5. SheLooksFamiliar*

    I grew up in an extremely abusive home – physically, emotionally, sexually – and even raised voices directed at other people can make me clutch. Yelling definitely takes me to a place I don’t want to go, even though I’ve been told I’m fairly calm on the outside when I deal with loud belligerence. Thankfully I’ve not had many screaming bosses to deal with, but I would NOT want them to know about my past.

    First, I don’t want my personal history bandied around at work. Good intentions aside, it’s not their history to share, it’s mine. Second, I would worry that the yelling boss would either escalate the yelling because I’m now a target that reacts – something yellers tend to want – or that my boss become extremely quiet and solicitous. Because, third, people who manage by intimidation tend to manipulate situations and keep their audience off-kilter. Yes, I’m generalizing and I don’t like doing it, but this situation isn’t about logic. This is about conditioning, and I experienced this with my parents as well. As bad as they were when they were yelling and beating me, they were far more sinister when they spoke quietly. Just trust me on that.

    I hope the organization can coach this manager to vent his spleen outside of work, and to share his concerns in more relatable ways. He doesn’t need to know someone on his team is a victim of domestic abuse to change his approach, he should do this because it’s the right way to lead and manage a team.

    1. Iris Eyes*

      I like the idea of the OP using the toxic effect that this is having on the coworker to give them courage and tenacity to deal with the yelling without having to bring the domestic violence into it. That’s not why this is unacceptable but it might be why someone decides to confront it and advocate for change.

    2. Anon7*

      First, I’m sorry that you had to deal with all of that growing up.

      As bad as they were when they were yelling and beating me, they were far more sinister when they spoke quietly.

      I also grew up in an emotionally abusive household, and I know exactly what you mean with that sentence. The yelling and open abuse were bad enough, but anytime one of my abusive family members went from loud and unrestrained to quiet and controlled, it was a sign that much worse things were coming. It meant that they were plotting, and that the treatment I received would no longer be “in the heat of the moment”, but planned and timed for maximum impact.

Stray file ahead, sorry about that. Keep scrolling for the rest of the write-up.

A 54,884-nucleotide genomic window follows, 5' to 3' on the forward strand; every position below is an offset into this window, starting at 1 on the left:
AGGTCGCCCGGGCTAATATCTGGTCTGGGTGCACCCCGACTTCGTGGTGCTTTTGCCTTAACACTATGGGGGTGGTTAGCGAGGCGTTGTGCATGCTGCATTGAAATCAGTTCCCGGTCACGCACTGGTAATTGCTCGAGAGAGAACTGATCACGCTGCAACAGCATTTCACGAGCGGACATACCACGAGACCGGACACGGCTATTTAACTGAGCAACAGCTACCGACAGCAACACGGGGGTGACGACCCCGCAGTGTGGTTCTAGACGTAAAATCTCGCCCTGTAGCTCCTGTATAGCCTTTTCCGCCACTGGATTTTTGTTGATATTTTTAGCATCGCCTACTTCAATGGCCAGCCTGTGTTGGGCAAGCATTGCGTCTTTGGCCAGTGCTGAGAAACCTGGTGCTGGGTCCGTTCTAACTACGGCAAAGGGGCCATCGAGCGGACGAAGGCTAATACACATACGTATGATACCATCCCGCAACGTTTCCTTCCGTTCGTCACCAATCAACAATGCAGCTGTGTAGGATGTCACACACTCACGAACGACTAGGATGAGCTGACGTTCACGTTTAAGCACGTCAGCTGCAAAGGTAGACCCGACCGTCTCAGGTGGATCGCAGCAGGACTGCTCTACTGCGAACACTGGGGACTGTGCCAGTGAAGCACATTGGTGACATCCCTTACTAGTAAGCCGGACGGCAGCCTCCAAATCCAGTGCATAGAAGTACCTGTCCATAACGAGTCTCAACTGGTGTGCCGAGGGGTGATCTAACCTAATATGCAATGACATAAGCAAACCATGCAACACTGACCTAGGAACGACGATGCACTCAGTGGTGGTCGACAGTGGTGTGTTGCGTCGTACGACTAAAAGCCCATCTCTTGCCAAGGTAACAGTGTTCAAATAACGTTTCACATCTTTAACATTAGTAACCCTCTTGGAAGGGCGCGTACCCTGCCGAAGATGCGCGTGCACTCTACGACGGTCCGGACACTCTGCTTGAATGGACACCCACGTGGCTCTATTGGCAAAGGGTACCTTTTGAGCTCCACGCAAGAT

I would worry that if the boss was ever made aware that it affected this coworker in particular, and tried to rein it in around them, it might actually trigger a worse reaction than the yelling does. It certainly would for me.

      1. SheLooksFamiliar*

        Thank you for your kind words, Anon7 – and I’m so sorry you know what I meant with that comment because of your own experiences. It’s a terrible see-saw, isn’t it? Unrestrained rage and violence, and also calm, carefully planned abuse, from the same person…wishing for healing for all survivors of abuse.

        1. Khlovia*

          The “unrestrained rage” was also deliberate. The fact that they could go from “unrestrained” to “calm and careful” shows that it was 100% under control and intentional. Abusers always know what they are doing and know what effect it has on their victims. They are doing it on purpose because they want to.

          Sorry you lost the parent lottery.

  6. Jenna Maroney*

    I grew up with parents with a temper and I *immediately* shut down entirely if someone is yelling or visibly angry. Sometimes the reaction feels unstoppable and that’s really frustrating :/

    1. Seespotbitejane*

      My kneejerk reaction to any yelling, even just strangers on the street downtown, is that 1) They’re yelling at me specifically, 2) They’re angry at me, 3) They’re angry at me for a legitimate reason, I’ve done something accidentally that has upset them. Obviously, 99% of the time none of this is true and I realize it pretty quickly. But I still get that anxiety spike every time. What did I do, how can I fix it?

    2. Anon for this*